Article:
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Are Worry-Free Transfusions Just a Whiff of Ozone Away? by Albert C. Baggs, BSc.

Medical Science News, Canadian Medical Assoc; April 1993

Scientists in Canada and the United States are investigating the use of ozone to destroy the human immunodeficiency virus (HIV), the hepatitis and herpes viruses and other infectious agents in the blood used for transfusion. The studies were endorsed by medical circles of the North Atlantic Treaty Organization (NATO) because of a concern that viral pandemics have compromised the ability of world banks to meet urgent and heavy military demands.

NATO's fears are justified. The World Health Organization (WHO) recently estimated that more than 200 million people are long-term carriers of hepatitis B virus and that about 13 million people are infected with known HIV strains. The spread of HIV is being impelled by socioeconomic factors and a worldwide recession. As HIV spreads, an increase in the rejection rate of blood donors, now exceeding 30%, must be expected.

Laboratories in Canada, the United States and other countries have evidence that sterilization with ozone is feasible. In a brief to the NATO Blood Committee, the Surgeon General of the Canadian Armed Forces reported on Canadian findings that a three minute ozonation of serum spiked with one million HIV-1 particles per cc would achieve 100% viral inactivation. It was also found that the procedure would destroy several other lipid-encapsulated viruses, including simian immunodeficiency virus (SIV) and various other animal strains.

Canadian interest in the technique stems from early German successes in the 1950s, and from in-vitro studies with ozone by Captain Michael E. Shannon, a scientist in the Department of National Defence. His experiments led to a pilot study using ozone-treated blood in a volunteer group of 24 patients with AIDS at the Ottawa General Hospital (approved by the Health Protection Branch and the hospital's ethics committee).

The Canadian experiments with HIV and other viruses gas-exchange technology from Mueller Medical International Inc. (Oakville, Ont.) with help from Medizone International Inc. (New York). Two teams of U.S. virologists have used comparable equipment to confirm the Canadian results. Red blood cells showed no impairment in either study.

Ozone has long been used to destroy bacteria in municipal water supplies. Its efficacy is partly attributed to the oxidation of unsaturated bonds in the phospholipid and lipoprotein architecture of bacteria, viruses and infected cells. The oxidation generates hydro-peroxides, which are transformed to peroxyl and hydroxyl radicals and to other reactive species, including aldehydes. Peroxyl radicals attack proteins, and hydroxyl radicals induce disruptive structural changes in cell membranes. Virus-infected cells are unable to withstand the oxidation due to deficient cell wall enzymes. Thus, at even low ozone concentrations, infective agents can be destroyed selectively without damage to healthy tissue.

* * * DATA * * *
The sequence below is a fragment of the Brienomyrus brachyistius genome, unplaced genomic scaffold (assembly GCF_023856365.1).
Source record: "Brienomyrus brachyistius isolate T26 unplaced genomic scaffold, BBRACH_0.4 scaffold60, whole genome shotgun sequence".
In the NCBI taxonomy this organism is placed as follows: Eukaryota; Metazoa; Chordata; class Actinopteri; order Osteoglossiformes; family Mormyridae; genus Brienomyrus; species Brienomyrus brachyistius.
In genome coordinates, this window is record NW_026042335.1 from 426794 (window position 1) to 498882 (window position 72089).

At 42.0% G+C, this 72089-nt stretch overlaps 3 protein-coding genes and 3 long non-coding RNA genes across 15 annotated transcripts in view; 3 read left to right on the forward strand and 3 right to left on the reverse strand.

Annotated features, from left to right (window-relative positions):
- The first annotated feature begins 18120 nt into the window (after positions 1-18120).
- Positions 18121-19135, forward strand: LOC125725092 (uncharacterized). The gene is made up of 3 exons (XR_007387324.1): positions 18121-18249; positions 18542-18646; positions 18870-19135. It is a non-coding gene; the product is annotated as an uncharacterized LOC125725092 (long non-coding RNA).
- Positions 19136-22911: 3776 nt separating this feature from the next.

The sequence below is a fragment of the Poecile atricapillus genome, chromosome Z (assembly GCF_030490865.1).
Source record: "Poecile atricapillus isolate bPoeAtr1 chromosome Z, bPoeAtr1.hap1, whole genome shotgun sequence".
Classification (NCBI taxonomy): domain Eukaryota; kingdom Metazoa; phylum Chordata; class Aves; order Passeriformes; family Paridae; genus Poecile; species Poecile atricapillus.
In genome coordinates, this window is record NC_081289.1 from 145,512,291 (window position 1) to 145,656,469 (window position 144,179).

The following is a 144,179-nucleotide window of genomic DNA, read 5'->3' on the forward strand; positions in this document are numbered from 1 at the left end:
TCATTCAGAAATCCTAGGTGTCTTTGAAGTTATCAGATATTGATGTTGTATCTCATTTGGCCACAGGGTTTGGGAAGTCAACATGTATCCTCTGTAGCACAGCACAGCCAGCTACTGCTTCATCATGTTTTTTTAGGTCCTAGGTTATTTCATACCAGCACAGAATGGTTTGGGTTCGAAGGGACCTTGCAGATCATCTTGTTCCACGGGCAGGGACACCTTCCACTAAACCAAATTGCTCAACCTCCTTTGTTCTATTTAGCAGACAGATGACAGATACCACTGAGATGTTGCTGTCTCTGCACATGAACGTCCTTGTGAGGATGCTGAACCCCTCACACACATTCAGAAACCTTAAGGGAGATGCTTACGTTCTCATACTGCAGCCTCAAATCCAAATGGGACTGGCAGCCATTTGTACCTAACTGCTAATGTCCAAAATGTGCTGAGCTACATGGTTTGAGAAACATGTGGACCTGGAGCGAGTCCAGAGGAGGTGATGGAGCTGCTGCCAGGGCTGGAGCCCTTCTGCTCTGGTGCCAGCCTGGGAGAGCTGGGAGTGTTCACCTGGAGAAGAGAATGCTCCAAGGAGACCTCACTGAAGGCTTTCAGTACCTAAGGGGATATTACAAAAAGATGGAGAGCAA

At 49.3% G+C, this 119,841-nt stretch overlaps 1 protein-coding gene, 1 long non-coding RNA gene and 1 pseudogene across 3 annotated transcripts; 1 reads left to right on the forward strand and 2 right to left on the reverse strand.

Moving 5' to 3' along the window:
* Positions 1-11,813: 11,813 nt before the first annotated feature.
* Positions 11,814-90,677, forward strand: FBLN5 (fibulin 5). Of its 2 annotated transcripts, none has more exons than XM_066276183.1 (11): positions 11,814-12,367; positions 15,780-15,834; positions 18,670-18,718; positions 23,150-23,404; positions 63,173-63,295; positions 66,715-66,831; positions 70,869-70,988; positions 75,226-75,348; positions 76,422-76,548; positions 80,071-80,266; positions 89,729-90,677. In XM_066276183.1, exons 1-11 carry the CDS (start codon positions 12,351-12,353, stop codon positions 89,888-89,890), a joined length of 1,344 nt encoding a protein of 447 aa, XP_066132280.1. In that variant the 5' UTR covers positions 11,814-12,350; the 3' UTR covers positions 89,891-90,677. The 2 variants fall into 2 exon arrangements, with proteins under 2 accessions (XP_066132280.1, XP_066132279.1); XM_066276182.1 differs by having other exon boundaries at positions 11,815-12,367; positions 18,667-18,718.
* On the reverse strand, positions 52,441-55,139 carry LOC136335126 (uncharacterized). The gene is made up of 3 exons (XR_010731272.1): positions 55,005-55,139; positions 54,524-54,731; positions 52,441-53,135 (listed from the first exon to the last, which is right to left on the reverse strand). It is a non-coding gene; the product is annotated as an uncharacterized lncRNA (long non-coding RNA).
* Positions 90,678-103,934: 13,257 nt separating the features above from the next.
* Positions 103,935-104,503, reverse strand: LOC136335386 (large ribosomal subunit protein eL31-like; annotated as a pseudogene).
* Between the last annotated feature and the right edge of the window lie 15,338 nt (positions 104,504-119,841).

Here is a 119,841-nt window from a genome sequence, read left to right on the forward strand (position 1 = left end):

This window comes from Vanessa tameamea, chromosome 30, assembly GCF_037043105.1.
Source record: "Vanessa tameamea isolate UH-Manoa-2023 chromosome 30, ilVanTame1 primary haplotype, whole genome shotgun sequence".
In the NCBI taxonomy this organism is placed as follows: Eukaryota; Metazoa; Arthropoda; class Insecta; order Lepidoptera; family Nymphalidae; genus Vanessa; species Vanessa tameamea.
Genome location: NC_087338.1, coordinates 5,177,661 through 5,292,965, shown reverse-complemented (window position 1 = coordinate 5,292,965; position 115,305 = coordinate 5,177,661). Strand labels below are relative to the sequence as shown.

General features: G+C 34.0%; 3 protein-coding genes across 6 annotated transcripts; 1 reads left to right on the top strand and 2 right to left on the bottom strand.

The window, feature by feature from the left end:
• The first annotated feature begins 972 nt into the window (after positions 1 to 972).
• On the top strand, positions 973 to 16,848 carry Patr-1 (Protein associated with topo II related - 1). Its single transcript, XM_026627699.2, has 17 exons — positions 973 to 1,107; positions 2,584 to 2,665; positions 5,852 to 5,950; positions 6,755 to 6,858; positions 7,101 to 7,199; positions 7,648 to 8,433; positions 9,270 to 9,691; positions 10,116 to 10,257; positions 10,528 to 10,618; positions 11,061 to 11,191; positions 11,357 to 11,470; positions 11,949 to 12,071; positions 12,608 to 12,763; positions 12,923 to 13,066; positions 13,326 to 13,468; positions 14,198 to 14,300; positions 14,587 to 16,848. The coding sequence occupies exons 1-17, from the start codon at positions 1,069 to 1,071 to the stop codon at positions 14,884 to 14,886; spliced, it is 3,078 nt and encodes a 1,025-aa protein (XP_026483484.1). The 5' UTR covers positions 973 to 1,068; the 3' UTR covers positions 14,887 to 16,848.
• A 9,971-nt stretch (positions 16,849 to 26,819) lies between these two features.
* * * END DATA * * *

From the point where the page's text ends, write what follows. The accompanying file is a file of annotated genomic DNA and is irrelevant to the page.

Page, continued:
Several other mechanisms have been postulated for the destruction of HIV: To prove these concepts, a pilot study was undertaken. It was a collaborative effort between scientists at the Department of National Health and Welfare, the Department of National Defence, the Canadian Animal Disease Research institute and Cornell University, Ithaca, NY.

It addressed the fundamental question: Will whole blood experimentally contaminated with a highly virulent strain of simian immunodeficiency virus (SIV) produce immunodeficiency disease in primates if the blood is treated with ozone before transfusion?

The answer came back loud and clear: Ozone protected all simian subjects from infection by cleaning all viruses from the blood.

The systematic use of ozone in the treatment of AIDS could not only reduce the virus load, but also possibly revitalize the immune system. Several German and Italian studies have shown that ozone enhances the production of interleukin-2 and interferon-y.

Findings at laboratories in North America and Europe have demonstrated that ozone has remarkable potency against disease factors in blood products. Blood approved for transfusion must be certified to be free of viral and bacterial contaminants, and ozone appears to fill the requirements.



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